And so it began

Blog Post created by vic_83 on Oct 26, 2020

Twenty-five years ago, I picked up my first smoke.  Looking back now, I could slap that sucker right out of my hand but at the time, it was to me, simply a necessity.  I needed to smoke that cigarette just to fit in.  To not be the only one in my small group of friends that didn't.  So began my addiction.  I sit here now, 37 years old.  A member of the healthcare field.  I know what smoking can and will more than likely do to my body, what it has already done.  It's not just my body either, it is walking into work and worrying that I smell of cigarettes.  It is not wanting people to ride in my car because I know it is covered in flakes of tiny ashes and it has that horrible smell.  It is having to go stand outside to smoke, especially as the weather begins to turn cold again.  It is having to get up during the middle of a movie that I am watching with my kids so that I can go outside and smoke.  This is a list I am currently gathering and I will continue to add to over the next 29 days as I head towards my quit date of November 24th.  Is this a good date?  I'm not certain it really is but if I don't do this now, it will be another 6 months or so, maybe a year before I try again.  So, better get to it.  I'm not sure what my plan of attack will be just yet.  I only signed up minutes ago and joined this program.  Signing up was my second step following my decision to finally get this done and have it knocked off my to-do list.  Writing, while not very skilled at it, is something that I like to do and I do plan to use this as an outlet.  To sit on my porch and write instead of smoke.  I know many people say to change your routine up and do things different in order to help you quit smoking but I almost feel like I am the type that doing this to drastically would cause me more stress.  Changing my habits.  My initial thought is to still get up in the morning, fix my coffee and head to the porch.  Maybe I will sit in a different chair.  Maybe I will pick a different point in my routine to go outside.  I really don't know yet.  I think this is my starting point though.  Over the next few weeks, as I prepare for my quit date, I will test these small changes.  Eliminate that one cigarette.  One at a time. Until quitting doesn't seem so terrifying.  Tomorrow it's coffee only during morning porch time.  Small steps lead to great victories!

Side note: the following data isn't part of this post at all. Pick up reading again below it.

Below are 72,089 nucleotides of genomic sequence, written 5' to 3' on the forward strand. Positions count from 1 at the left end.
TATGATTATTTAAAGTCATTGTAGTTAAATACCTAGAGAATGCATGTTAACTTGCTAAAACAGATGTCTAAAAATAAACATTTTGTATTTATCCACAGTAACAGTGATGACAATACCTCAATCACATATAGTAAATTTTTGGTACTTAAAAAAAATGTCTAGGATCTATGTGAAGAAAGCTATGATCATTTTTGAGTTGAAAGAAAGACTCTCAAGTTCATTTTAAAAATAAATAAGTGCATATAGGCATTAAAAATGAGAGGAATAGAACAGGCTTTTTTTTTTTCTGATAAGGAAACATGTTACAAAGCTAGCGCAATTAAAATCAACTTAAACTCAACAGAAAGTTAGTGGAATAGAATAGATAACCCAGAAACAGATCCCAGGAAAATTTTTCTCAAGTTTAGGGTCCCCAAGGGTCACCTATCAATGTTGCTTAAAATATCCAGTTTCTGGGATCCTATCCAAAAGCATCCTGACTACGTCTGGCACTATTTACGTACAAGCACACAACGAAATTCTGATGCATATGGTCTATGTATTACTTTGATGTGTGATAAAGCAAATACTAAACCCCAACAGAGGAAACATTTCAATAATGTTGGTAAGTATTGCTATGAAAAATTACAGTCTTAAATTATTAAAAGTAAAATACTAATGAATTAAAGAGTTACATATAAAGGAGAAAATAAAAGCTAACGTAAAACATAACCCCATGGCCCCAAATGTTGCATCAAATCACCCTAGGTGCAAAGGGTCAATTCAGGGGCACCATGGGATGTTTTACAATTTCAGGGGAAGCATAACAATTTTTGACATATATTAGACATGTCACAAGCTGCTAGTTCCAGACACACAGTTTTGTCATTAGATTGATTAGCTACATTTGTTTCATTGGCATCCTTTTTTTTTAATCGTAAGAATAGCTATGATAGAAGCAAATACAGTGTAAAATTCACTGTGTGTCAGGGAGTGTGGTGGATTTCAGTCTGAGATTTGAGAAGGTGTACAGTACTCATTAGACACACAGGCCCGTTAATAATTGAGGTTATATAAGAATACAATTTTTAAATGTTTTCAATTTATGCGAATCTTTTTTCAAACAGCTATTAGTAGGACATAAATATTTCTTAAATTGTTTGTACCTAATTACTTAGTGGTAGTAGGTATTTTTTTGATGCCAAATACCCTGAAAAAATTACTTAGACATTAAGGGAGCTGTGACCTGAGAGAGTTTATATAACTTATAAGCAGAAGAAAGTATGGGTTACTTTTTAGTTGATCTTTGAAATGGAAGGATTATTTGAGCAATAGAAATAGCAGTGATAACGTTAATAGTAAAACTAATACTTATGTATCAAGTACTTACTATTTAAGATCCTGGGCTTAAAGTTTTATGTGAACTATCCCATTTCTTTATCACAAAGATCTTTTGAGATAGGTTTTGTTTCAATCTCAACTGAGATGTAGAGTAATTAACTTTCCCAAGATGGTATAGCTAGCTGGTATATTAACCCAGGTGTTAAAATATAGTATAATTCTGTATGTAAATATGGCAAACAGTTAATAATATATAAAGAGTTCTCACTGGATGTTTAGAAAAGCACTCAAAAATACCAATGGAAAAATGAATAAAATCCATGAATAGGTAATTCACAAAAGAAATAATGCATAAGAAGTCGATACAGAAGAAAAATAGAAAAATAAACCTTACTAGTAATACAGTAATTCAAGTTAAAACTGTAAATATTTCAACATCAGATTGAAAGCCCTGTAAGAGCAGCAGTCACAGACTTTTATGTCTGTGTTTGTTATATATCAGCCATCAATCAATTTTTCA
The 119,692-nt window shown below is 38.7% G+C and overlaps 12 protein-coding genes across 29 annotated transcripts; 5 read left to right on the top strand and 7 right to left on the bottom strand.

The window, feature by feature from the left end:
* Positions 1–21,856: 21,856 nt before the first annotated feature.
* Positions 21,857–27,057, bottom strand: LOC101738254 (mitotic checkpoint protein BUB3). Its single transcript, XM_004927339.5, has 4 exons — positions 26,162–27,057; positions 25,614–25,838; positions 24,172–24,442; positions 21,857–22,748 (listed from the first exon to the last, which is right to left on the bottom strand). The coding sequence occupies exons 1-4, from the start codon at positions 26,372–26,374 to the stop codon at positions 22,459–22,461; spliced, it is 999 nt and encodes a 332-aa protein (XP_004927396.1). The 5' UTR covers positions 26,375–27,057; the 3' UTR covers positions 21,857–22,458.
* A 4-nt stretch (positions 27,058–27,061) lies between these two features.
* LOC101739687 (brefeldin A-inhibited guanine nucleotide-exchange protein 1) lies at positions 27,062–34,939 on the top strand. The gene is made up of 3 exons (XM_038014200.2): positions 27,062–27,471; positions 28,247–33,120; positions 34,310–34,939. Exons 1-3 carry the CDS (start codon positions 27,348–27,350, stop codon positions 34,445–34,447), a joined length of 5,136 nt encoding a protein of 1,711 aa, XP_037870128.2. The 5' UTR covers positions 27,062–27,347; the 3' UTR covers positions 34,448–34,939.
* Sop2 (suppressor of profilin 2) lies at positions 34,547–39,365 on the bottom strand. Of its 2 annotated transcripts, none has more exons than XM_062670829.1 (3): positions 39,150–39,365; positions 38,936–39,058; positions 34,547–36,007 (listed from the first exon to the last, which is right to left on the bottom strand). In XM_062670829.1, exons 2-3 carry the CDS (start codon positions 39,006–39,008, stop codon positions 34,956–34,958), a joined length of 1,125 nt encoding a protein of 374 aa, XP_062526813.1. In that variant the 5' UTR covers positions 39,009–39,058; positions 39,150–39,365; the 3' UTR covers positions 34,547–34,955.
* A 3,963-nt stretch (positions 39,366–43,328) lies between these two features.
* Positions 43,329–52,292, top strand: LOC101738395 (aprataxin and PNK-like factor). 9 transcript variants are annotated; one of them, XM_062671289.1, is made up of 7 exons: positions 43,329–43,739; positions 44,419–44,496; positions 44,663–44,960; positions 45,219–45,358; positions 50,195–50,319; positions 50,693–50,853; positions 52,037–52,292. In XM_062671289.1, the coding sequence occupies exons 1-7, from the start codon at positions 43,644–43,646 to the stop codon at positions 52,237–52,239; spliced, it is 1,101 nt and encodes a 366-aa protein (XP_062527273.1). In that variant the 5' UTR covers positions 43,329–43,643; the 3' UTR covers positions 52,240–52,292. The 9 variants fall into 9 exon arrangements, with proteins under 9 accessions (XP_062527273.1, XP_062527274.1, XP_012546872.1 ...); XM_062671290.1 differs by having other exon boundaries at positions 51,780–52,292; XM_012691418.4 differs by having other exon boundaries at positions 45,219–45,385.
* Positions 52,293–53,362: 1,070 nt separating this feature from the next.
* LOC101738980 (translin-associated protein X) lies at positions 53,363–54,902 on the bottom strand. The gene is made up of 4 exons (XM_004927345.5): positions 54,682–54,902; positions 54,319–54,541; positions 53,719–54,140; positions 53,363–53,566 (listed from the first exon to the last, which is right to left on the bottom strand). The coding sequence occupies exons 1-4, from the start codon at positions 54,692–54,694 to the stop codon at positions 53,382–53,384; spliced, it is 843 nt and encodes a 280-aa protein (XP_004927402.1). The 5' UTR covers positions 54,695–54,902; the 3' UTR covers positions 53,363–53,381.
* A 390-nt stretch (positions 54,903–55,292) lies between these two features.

My steps during this first seven days will be:

  • Make the decision to quit and pick a date - DONE - date 11/24/20 (Happy Birthday Memaw!)
  • Seek support through a community of ex-smokers - In Progress
  • Start a list of why's to help remind me of my reasons on the tough days 
  • Remove one smoke break from my day 


Looking forward to being an ex! I appreciate any support, words of encouragement, advice (if something I'm planning to try is known to fail, by all means let me know!).